Executive arranged bribes, falsified information
By MATEUSZ PERKOWSKI
A former California food company executive has pleaded guilty to engaging in a criminal scheme related to sales of tomato paste and other products.
Frederick Scott Salyer, 56, has agreed to serve between four and seven years in prison as part of a plea deal with the federal government.
The actual sentence will be determined by a federal judge on July 10.
Salyer has admitted to racketeering and price-fixing while serving as the CEO of SK Foods, a large California grower, processor and marketer of tomatoes and other vegetables.
The maximum sentence is 20 years in prison and a $250,000 fine for racketeering and 10 years in prison and a $1 million fine for price-fixing.
According to the plea deal, entered March 23, Salyer arranged for a sales agent to pay bribes to food buyers at several major companies, including Frito-Lay, Kraft and B&G Foods.
In exchange for payments, the food buyers were expected to promote SK Foods' products "at the expense of the interests of their employers," according to the plea deal.
For example, in 2007 the buyer for B&G Foods agreed to pay a higher price for chili and jalapeno peppers from SK Foods in exchange for a kickback fee of half a cent per pound.
Salyer admitted that he directed workers at SK Foods to falsify information about the attributes of tomato paste, so that the product would appear to meet customer specifications.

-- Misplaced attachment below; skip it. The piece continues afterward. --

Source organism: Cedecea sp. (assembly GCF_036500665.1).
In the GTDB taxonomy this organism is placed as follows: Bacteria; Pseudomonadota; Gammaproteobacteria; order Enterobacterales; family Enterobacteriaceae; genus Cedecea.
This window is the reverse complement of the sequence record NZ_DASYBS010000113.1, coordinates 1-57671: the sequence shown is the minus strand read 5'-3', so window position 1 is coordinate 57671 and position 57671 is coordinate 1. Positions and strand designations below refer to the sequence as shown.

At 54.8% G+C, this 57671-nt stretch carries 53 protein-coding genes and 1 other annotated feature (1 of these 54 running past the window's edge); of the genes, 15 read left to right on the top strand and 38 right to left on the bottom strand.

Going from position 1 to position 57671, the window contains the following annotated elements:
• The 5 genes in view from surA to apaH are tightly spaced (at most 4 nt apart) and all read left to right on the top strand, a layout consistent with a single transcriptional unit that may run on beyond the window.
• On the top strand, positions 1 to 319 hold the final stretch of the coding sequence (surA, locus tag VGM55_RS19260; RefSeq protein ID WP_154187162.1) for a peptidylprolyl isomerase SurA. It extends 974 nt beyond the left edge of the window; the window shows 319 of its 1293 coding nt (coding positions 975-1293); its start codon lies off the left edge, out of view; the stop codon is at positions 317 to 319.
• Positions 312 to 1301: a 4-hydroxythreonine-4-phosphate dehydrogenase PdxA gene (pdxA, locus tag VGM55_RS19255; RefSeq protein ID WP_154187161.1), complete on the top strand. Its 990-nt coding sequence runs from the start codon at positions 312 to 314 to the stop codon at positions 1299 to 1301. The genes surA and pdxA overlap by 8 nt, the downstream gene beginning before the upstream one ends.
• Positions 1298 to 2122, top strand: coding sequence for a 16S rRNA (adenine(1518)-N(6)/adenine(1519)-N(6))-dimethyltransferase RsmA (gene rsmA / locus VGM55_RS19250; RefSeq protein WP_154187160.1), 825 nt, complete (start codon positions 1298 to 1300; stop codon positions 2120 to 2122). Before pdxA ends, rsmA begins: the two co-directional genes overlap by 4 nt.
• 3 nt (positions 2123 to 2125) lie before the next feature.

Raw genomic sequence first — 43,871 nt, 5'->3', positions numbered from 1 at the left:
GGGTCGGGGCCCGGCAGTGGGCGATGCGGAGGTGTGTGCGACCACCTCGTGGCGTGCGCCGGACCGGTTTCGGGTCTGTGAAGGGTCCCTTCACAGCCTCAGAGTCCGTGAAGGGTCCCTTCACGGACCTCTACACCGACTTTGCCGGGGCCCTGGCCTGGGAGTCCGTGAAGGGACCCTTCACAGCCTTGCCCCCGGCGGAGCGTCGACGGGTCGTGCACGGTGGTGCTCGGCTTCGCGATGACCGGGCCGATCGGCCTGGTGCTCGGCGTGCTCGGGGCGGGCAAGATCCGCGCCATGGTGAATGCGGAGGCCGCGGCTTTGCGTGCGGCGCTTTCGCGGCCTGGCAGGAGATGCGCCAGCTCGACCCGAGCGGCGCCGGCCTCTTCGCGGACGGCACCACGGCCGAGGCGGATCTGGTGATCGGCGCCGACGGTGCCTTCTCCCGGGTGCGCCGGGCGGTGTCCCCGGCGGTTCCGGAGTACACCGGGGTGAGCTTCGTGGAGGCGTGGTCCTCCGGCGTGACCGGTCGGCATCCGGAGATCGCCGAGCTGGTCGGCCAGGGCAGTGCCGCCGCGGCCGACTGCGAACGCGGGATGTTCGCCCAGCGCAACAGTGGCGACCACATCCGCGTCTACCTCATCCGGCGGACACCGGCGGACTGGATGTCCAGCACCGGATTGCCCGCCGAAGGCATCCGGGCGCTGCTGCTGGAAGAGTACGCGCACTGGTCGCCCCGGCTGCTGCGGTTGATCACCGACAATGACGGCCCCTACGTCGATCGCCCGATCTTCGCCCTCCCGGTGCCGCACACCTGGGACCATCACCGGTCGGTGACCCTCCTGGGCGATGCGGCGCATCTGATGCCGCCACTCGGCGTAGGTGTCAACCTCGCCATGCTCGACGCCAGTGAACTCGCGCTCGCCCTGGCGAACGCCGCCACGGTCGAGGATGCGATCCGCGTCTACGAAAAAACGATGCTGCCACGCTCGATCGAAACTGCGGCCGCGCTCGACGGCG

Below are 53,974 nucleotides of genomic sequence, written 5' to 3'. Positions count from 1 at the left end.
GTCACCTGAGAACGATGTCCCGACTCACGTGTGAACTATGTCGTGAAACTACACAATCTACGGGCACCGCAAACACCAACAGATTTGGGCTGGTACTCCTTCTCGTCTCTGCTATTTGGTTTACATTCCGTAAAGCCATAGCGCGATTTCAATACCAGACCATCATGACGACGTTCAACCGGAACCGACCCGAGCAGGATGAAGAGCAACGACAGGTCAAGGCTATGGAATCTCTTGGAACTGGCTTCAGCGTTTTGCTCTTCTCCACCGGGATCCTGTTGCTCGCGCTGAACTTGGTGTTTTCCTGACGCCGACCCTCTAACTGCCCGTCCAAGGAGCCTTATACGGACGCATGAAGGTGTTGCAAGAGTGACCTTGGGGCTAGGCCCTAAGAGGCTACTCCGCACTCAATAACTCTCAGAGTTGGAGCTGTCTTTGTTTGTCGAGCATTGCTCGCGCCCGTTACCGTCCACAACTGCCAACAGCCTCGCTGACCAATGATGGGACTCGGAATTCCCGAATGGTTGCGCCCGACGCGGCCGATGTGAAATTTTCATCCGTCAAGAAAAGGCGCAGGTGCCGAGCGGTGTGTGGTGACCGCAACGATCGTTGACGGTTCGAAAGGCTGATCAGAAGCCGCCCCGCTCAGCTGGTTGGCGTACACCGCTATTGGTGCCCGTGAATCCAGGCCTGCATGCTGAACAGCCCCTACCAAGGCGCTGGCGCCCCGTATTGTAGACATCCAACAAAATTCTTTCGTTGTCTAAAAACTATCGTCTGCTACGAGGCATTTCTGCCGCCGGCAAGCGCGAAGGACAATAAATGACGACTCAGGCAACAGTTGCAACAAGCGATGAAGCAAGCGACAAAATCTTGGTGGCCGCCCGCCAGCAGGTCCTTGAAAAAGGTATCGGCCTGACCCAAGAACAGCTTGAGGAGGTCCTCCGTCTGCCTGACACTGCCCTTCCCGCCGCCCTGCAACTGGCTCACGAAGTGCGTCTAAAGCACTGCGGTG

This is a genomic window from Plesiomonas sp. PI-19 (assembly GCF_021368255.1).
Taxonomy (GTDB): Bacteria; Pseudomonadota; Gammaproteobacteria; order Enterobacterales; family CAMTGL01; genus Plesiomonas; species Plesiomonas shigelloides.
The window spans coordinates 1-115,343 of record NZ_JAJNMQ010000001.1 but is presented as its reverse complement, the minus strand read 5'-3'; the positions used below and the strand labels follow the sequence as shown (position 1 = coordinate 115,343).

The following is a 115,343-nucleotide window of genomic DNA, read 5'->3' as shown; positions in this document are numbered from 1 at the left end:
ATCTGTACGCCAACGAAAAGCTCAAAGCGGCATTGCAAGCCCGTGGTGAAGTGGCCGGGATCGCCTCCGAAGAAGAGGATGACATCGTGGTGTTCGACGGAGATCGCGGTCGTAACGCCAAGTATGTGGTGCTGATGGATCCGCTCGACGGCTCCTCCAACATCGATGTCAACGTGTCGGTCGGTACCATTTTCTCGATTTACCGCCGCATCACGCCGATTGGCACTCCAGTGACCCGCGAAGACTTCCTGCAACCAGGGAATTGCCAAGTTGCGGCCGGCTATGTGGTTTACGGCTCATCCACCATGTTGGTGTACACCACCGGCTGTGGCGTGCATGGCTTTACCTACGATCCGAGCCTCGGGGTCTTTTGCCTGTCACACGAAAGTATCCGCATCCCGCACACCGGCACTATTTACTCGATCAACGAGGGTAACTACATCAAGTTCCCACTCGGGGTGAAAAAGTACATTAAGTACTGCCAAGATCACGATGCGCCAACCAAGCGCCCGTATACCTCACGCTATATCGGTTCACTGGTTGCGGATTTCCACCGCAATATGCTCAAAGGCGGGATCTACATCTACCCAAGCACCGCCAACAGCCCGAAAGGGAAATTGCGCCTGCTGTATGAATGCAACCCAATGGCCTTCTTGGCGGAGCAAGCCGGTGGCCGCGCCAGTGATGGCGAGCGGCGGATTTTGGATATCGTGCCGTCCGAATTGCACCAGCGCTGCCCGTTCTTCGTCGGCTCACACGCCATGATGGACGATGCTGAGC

The company also engaged in illegal "restraint of trade" by conspiring to fix the price of tomato paste, with Salyer convincing a competitor to withdraw a bid that undercut that price, according to the plea deal.
As part of the plea agreement, the federal government has agreed not to seek more than seven years in prison.
The government also dropped 10 other criminal counts for which Salyer was initially indicted, including wire fraud, destroying records in a federal investigation and additional instances of racketeering and restraint of trade.
Salyer has agreed not to ask for fewer than four years in prison and to turn over to the federal government more than $3 million he had deposited in foreign bank accounts.
The plea deal does not cover the amount of fines and restitution to victims that Salyer may have to pay, as he did not reach an agreement with the government on those points.